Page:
Canned fish and I are friends. It's a cheap and convenient way to get good food into your system. Gotta run and forgot to pack lunch? You could do worse than a can of mackerel, an apple, and some nuts. In fact, I sometimes do that even if I don't have to rush.
Just make sure to read the ingredient labels carefully. Sometimes "tinned in olive oil" forgets to mention they also use soybean, or those sardines may have sugar in them, etc.
Another factor to bear in mind besides the oils and added ingredients: the presence of BPA (bisphenol A, a type of plastic) in the inside lining of many cans.
This applies not just to canned fish, of course, but also to things like canned tomato sauce.
Whether BPA is actually harmful to health, endocrine disrupter and so forth, is another matter - it seems current evidence is unclear about this. But if you're worried about it then it would be another factor to bear in mind when choosing canned foods.
Randy Hartnell, whose company, Vital Choice, sells products aimed at health-conscious consumers, switched last year to can linings made without BPA. It was a costly move that he figured would resonate in the niche market that buys his canned wild salmon and low-mercury tuna.
But a recent Consumers Union test detected small amounts of BPA in Vital Choice tuna, raising questions about whether it is possible to clean the food supply of the ubiquitous chemical. The consumer group also found trace amounts of BPA in baked beans made by Eden Foods, the only other U.S. company that says it has switched to BPA-free cans.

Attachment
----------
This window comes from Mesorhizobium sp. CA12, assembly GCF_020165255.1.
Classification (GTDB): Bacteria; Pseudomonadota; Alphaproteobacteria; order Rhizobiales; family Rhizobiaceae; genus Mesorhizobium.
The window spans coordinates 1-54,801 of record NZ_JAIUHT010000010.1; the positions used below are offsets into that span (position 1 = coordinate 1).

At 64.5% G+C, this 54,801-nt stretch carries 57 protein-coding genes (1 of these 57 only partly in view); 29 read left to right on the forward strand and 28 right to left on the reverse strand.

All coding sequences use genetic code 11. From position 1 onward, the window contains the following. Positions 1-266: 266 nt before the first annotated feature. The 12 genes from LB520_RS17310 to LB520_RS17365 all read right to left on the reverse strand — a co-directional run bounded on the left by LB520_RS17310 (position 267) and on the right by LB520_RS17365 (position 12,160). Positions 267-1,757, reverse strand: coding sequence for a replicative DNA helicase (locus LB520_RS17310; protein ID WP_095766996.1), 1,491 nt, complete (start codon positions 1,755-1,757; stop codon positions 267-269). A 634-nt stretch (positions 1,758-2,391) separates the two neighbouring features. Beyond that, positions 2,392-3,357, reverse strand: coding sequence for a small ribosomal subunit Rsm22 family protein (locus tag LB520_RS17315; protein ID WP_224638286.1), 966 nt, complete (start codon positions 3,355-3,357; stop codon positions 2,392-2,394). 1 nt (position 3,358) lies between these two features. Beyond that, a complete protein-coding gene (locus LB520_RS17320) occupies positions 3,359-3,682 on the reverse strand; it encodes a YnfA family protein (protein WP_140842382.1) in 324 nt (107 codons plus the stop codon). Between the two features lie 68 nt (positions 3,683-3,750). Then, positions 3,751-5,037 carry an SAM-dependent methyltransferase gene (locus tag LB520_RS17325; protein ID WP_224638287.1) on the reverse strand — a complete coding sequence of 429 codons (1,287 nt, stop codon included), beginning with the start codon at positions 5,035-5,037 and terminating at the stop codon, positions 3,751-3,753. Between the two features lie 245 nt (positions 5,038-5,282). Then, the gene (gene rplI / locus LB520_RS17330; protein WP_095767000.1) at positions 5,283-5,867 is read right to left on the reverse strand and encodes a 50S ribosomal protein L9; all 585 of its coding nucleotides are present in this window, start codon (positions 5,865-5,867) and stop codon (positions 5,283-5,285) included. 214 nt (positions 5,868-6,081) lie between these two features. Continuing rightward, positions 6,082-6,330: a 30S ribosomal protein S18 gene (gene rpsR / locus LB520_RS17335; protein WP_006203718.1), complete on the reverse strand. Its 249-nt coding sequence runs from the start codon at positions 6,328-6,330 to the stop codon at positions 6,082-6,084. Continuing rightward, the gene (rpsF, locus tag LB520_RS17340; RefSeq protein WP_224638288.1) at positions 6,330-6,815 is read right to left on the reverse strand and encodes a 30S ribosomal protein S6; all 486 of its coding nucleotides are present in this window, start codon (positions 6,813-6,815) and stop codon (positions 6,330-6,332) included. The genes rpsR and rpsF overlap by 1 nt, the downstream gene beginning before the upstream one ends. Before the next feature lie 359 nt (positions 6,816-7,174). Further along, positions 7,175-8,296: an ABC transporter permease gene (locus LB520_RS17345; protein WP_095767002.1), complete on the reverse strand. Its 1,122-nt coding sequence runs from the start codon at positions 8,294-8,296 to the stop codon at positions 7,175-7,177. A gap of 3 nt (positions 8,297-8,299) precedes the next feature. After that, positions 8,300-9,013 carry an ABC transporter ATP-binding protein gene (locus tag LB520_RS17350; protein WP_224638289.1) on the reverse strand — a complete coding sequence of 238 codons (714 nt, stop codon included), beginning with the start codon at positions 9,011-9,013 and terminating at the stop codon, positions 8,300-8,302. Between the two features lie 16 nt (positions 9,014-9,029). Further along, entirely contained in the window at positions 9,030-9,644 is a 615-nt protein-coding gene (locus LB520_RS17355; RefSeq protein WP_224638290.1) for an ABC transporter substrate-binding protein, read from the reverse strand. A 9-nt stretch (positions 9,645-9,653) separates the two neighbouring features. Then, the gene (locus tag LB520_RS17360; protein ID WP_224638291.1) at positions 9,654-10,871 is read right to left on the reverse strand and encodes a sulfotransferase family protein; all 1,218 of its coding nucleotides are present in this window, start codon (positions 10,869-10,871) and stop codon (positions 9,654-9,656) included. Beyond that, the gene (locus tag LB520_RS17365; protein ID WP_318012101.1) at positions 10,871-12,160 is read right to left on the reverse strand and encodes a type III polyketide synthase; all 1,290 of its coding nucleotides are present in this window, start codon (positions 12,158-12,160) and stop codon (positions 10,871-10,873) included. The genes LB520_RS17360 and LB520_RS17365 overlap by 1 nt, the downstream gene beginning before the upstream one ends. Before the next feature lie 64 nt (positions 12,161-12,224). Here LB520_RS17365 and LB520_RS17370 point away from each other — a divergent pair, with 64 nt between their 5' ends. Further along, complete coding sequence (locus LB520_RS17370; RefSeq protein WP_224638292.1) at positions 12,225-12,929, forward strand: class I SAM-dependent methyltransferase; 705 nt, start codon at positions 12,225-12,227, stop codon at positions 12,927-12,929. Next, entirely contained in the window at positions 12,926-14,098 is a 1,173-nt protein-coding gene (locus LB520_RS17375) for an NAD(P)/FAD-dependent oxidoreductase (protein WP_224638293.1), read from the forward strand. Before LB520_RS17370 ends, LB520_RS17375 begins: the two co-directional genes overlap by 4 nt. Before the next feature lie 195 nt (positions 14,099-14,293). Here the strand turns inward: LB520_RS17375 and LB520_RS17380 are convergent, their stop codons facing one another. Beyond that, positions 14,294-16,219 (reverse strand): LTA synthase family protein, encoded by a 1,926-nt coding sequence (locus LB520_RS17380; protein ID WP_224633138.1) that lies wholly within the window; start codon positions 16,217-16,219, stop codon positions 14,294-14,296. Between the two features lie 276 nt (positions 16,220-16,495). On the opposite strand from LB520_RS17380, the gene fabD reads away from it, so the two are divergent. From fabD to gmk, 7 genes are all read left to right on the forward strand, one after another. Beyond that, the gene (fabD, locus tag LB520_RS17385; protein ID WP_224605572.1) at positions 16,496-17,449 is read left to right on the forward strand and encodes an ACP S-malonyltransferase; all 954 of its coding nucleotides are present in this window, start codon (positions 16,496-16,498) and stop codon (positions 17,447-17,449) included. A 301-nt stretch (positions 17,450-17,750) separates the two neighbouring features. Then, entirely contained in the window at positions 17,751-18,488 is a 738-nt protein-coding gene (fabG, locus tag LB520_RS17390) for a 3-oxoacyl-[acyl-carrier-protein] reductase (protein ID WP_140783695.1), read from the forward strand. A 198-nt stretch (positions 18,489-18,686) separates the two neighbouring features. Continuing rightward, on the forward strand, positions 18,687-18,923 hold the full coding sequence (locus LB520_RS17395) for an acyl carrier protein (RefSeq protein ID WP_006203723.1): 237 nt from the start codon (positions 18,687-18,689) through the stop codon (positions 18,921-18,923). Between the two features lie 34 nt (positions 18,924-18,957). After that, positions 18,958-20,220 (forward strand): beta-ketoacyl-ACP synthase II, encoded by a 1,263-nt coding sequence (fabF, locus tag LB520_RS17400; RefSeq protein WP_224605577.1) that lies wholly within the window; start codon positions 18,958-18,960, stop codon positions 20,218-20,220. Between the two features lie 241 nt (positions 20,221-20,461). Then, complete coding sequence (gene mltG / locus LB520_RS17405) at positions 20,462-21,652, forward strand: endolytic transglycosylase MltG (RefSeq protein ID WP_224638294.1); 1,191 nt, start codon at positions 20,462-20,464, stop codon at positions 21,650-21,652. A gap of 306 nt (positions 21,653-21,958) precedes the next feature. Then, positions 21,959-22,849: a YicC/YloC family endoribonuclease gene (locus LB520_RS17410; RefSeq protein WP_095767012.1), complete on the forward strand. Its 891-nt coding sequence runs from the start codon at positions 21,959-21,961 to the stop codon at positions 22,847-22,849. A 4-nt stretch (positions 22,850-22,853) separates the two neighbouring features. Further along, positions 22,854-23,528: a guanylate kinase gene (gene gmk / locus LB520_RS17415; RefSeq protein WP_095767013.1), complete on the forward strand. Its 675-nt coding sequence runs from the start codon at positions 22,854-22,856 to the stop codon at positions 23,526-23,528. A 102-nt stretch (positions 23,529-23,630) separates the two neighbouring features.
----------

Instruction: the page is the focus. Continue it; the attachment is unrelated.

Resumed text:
I usually avoid the stuff with added oils...most of what I have read indicates that tinned fish is actually healthiest/least processed (mackerel, herring, sardines, even Alaskan salmon -- I think it was on MDA that I read farmed salmon does not hold up as well to canning as does the fresh kind) -- good for Omega-3s, and I quite enjoy them. It's hard to find good fish, so bottom feeders like the aforementioned fish (with the exception being salmon) are a nice, sustainable, option.
i probably have water packed slightly smoked herring ["kippered snacks"] once or twice a week, accompanied by 4oz of full fat cream cheese. [makes a fast, easy, filling lunch.] they're packed in water, and a good source of omega-3. smaller, cold-water fish such as herring, sardines, etc are less likely to carry heavy metals or pcb's or other noxious substances which tend to be concentrated as they move up the food chain via successively larger fish. i haven't worried much about the heat of canning; hard to believe it's more of a problem than cooking.